In our favourite Friday night drinking place, Boda bar on Leith Walk*, there’s an exhibition on called Bams in Bars. Originally, I was attracted to the pictures because they’re all on bright coloured backgrounds, and then I looked closer and read the explanation and it’s so clever that I think more people need to know about it!
Here’s what artist Jonathan Gould says about the project:
What makes a bam?
In Scottish colloquial language, a bam is used to mean an idiot who may well be dangerous to know and share a 2 litre bottle of cider with. It can also be used as an affectionate insult directed at over-excitable friends.
The ‘bams’ in these portraits were originally etchings from Cesare Lombroso’s 19th century studies of delinquent and criminal young men, from London, Rome and Paris.
Lombroso’s theory and research, presented in his work The Criminal Man (1876) popularised the idea (and fallacy) of the born criminal, and proposed that criminals were biologically pre-determined, their physical features being completely different from ‘normal’ individuals. Characteristics such as a large jaw or hard, shifty eyes were considered typical of the criminal class.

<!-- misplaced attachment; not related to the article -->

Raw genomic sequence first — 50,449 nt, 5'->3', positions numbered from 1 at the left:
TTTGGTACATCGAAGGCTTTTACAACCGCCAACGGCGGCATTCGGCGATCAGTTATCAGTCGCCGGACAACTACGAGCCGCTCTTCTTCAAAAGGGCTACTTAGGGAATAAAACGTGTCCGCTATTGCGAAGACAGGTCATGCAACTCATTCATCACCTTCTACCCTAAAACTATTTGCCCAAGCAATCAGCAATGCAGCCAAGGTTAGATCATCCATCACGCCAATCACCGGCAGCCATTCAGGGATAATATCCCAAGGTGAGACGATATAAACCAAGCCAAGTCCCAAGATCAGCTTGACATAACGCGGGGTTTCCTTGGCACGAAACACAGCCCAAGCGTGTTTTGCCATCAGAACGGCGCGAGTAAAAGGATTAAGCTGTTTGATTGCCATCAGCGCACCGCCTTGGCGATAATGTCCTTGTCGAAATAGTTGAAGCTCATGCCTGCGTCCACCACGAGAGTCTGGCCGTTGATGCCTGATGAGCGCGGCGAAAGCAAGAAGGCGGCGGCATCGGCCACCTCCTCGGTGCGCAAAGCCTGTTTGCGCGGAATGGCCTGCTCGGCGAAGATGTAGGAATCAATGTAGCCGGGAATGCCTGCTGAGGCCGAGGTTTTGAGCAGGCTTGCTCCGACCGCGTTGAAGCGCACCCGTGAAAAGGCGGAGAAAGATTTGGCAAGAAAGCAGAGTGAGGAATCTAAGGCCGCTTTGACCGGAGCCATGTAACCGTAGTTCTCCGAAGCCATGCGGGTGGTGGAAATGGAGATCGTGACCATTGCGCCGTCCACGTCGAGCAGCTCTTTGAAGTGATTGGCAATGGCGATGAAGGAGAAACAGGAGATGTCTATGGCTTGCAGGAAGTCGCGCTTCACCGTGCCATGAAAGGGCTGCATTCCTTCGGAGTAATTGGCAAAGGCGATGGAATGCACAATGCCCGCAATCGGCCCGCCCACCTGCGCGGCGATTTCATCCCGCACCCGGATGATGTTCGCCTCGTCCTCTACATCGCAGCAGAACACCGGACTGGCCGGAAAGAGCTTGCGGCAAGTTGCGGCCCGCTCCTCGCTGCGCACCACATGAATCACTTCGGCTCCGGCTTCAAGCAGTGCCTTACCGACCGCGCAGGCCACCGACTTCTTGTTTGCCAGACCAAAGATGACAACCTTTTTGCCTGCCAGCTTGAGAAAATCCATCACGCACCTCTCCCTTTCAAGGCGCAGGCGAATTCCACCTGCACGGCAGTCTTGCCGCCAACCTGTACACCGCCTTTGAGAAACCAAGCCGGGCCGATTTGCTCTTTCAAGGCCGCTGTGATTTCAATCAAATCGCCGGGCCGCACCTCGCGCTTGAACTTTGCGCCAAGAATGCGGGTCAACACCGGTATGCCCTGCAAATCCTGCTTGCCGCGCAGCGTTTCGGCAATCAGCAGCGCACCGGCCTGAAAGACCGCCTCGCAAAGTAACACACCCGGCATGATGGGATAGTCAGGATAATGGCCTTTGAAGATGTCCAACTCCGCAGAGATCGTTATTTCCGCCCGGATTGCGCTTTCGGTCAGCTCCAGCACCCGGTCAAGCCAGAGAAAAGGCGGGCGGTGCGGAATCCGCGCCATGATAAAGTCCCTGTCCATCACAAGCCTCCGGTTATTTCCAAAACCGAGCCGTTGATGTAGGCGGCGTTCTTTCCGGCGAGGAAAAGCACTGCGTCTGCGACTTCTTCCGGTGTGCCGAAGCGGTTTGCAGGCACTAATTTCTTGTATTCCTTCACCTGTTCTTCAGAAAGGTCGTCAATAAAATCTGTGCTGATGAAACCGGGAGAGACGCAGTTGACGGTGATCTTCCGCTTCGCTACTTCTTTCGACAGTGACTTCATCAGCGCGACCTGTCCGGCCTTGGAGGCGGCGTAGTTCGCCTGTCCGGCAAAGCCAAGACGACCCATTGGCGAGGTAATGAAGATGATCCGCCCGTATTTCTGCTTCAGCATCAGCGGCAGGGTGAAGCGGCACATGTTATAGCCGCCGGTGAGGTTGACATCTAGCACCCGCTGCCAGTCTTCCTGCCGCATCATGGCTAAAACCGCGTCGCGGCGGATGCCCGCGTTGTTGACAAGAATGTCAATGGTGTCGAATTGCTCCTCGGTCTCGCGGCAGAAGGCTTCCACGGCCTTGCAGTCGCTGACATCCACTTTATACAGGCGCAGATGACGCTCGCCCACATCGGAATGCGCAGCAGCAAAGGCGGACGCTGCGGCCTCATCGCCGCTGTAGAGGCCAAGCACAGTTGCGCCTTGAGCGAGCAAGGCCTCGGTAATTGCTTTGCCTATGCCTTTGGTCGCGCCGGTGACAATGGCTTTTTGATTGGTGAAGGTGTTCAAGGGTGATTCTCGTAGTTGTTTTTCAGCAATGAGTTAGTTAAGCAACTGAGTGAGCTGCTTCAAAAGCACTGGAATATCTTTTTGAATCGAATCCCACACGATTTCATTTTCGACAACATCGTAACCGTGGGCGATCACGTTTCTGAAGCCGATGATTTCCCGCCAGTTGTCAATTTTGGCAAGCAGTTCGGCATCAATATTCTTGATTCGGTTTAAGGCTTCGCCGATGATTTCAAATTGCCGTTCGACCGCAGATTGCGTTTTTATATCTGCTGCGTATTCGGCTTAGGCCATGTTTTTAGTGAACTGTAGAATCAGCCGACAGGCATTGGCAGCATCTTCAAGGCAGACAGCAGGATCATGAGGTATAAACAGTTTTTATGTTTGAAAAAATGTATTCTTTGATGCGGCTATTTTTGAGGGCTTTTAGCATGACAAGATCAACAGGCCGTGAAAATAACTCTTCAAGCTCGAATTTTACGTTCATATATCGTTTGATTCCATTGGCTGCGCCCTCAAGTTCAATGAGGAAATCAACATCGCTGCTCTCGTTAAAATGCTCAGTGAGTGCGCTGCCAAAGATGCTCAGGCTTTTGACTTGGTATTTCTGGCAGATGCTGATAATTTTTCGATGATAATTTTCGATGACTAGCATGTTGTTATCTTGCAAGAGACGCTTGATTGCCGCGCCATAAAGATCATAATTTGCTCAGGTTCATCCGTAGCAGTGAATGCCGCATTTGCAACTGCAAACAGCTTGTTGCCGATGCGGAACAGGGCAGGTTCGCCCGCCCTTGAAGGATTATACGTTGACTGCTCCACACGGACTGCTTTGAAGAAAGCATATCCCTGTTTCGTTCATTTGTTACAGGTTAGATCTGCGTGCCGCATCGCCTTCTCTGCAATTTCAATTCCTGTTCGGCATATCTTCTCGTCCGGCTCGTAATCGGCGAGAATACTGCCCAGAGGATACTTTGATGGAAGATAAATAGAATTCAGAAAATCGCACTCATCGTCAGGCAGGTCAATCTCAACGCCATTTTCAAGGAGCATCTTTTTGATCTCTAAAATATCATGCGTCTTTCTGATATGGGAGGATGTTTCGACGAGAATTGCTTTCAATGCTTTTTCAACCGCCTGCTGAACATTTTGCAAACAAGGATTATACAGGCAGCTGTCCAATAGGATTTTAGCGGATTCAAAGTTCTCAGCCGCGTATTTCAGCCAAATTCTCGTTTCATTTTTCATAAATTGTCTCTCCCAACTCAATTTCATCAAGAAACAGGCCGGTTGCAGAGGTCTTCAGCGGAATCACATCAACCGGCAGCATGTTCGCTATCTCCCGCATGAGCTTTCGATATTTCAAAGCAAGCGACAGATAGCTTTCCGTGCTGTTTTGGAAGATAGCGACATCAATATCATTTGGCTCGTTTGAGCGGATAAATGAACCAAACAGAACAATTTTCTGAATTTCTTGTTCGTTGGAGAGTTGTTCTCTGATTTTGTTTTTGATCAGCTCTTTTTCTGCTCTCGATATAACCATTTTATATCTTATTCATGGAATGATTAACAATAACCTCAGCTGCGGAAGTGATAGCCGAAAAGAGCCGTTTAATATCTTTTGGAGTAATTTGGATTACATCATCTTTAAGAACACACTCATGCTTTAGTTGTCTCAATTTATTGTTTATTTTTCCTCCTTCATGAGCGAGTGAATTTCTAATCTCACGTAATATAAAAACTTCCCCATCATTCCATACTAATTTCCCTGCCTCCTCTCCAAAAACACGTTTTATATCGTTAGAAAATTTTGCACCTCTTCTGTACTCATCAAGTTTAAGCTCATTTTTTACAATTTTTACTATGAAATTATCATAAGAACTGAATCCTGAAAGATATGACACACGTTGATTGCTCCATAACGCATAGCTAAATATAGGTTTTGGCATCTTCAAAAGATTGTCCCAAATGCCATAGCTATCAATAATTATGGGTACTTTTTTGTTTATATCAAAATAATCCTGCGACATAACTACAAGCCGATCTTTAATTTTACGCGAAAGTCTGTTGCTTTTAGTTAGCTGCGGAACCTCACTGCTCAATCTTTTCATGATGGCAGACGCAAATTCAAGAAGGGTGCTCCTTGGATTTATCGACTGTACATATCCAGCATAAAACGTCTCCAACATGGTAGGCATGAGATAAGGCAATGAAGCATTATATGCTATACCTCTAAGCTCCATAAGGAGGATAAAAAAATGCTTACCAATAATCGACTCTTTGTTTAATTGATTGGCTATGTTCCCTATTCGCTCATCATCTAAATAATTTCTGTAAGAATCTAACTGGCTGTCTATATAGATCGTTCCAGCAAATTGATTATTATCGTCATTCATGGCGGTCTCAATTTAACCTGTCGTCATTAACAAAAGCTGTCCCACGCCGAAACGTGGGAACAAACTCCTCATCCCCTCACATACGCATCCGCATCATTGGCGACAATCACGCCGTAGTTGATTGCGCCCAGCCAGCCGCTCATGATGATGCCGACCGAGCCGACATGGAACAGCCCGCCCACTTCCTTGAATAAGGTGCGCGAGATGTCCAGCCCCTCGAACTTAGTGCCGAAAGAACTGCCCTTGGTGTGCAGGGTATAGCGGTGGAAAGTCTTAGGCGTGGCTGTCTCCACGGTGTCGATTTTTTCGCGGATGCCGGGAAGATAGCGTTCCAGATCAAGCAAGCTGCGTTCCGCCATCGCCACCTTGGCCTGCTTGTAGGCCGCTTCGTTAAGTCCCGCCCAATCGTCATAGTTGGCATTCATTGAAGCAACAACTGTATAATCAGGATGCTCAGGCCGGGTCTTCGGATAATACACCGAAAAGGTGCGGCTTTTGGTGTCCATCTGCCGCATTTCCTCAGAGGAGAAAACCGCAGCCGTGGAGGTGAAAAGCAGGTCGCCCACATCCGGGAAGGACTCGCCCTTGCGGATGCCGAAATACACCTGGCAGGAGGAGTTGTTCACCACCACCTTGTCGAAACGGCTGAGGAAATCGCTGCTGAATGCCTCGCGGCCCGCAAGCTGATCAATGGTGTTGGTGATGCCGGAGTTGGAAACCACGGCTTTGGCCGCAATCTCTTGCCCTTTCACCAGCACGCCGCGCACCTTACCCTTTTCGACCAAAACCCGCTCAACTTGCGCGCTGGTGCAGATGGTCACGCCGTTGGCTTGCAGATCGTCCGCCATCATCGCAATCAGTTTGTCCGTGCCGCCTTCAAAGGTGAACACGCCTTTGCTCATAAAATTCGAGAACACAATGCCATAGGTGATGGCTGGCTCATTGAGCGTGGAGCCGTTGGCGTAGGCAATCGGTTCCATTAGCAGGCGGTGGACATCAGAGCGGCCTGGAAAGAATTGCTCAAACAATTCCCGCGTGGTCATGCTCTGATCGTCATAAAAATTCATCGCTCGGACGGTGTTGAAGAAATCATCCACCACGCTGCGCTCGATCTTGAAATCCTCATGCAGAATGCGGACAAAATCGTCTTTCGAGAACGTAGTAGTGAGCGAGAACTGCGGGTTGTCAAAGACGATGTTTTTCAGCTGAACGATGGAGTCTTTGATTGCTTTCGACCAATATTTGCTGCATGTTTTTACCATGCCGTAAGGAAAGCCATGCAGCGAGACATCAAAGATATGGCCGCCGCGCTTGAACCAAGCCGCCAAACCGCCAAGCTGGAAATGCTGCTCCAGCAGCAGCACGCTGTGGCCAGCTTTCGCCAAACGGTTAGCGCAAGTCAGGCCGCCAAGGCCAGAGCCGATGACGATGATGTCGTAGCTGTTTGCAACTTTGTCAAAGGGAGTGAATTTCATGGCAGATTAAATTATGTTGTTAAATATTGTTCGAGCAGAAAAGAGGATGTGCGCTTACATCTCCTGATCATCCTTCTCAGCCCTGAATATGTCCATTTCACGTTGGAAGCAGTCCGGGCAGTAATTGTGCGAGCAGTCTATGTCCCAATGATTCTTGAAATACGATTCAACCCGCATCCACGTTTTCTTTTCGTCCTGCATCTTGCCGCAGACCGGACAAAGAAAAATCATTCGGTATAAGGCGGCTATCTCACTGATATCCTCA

These portraits explore our fascination with criminal culture and psychology, and the tension between understanding, moralising and condemnation. The collage technique and vibrant ink colouring combine historical etchings with notorious yet consistently cool branded clothing imagery, to create a portrait of a bam who is as appealing and familiar as he is aggressive and untrustworthy…
* Don’t know if anyone from Edinburgh is reading, but isn’t it weird how Victorias is always packed on a Friday, but you can almost always get a seat in Boda, when Boda is so much nicer and has excellent music?